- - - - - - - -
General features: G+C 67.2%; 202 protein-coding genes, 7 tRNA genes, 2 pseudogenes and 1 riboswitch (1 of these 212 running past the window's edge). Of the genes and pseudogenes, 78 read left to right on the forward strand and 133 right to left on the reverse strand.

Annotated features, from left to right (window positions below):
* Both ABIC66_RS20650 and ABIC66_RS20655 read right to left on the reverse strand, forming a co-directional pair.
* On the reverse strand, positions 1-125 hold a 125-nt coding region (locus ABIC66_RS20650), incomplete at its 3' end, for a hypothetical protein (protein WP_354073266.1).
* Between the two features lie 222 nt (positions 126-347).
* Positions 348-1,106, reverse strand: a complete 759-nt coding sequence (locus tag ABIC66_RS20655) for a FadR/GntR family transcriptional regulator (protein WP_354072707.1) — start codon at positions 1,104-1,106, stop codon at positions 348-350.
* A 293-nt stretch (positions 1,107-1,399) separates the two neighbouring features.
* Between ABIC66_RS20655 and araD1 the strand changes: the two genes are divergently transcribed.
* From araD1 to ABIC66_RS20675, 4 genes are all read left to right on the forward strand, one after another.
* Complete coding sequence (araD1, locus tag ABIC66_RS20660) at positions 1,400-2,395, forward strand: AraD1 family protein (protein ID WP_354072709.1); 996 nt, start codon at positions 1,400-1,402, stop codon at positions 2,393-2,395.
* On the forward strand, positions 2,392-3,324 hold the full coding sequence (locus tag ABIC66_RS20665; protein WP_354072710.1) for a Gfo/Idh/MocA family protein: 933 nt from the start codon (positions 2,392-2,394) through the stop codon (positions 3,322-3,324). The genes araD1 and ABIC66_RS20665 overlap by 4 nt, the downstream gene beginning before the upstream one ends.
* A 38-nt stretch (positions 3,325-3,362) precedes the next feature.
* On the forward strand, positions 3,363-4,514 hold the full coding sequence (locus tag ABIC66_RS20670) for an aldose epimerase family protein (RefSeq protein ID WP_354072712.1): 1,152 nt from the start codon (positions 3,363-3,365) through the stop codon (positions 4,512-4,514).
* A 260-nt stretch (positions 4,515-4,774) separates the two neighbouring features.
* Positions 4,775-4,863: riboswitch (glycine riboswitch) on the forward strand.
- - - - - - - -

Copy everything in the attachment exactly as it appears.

General features: G+C 67.2%; 202 protein-coding genes, 7 tRNA genes, 2 pseudogenes and 1 riboswitch (1 of these 212 running past the window's edge). Of the genes and pseudogenes, 78 read left to right on the forward strand and 133 right to left on the reverse strand.

Annotated features, from left to right (window positions below):
* Both ABIC66_RS20650 and ABIC66_RS20655 read right to left on the reverse strand, forming a co-directional pair.
* On the reverse strand, positions 1-125 hold a 125-nt coding region (locus ABIC66_RS20650), incomplete at its 3' end, for a hypothetical protein (protein WP_354073266.1).
* Between the two features lie 222 nt (positions 126-347).
* Positions 348-1,106, reverse strand: a complete 759-nt coding sequence (locus tag ABIC66_RS20655) for a FadR/GntR family transcriptional regulator (protein WP_354072707.1) — start codon at positions 1,104-1,106, stop codon at positions 348-350.
* A 293-nt stretch (positions 1,107-1,399) separates the two neighbouring features.
* Between ABIC66_RS20655 and araD1 the strand changes: the two genes are divergently transcribed.
* From araD1 to ABIC66_RS20675, 4 genes are all read left to right on the forward strand, one after another.
* Complete coding sequence (araD1, locus tag ABIC66_RS20660) at positions 1,400-2,395, forward strand: AraD1 family protein (protein ID WP_354072709.1); 996 nt, start codon at positions 1,400-1,402, stop codon at positions 2,393-2,395.
* On the forward strand, positions 2,392-3,324 hold the full coding sequence (locus tag ABIC66_RS20665; protein WP_354072710.1) for a Gfo/Idh/MocA family protein: 933 nt from the start codon (positions 2,392-2,394) through the stop codon (positions 3,322-3,324). The genes araD1 and ABIC66_RS20665 overlap by 4 nt, the downstream gene beginning before the upstream one ends.
* A 38-nt stretch (positions 3,325-3,362) precedes the next feature.
* On the forward strand, positions 3,363-4,514 hold the full coding sequence (locus tag ABIC66_RS20670) for an aldose epimerase family protein (RefSeq protein ID WP_354072712.1): 1,152 nt from the start codon (positions 3,363-3,365) through the stop codon (positions 4,512-4,514).
* A 260-nt stretch (positions 4,515-4,774) separates the two neighbouring features.
* Positions 4,775-4,863: riboswitch (glycine riboswitch) on the forward strand.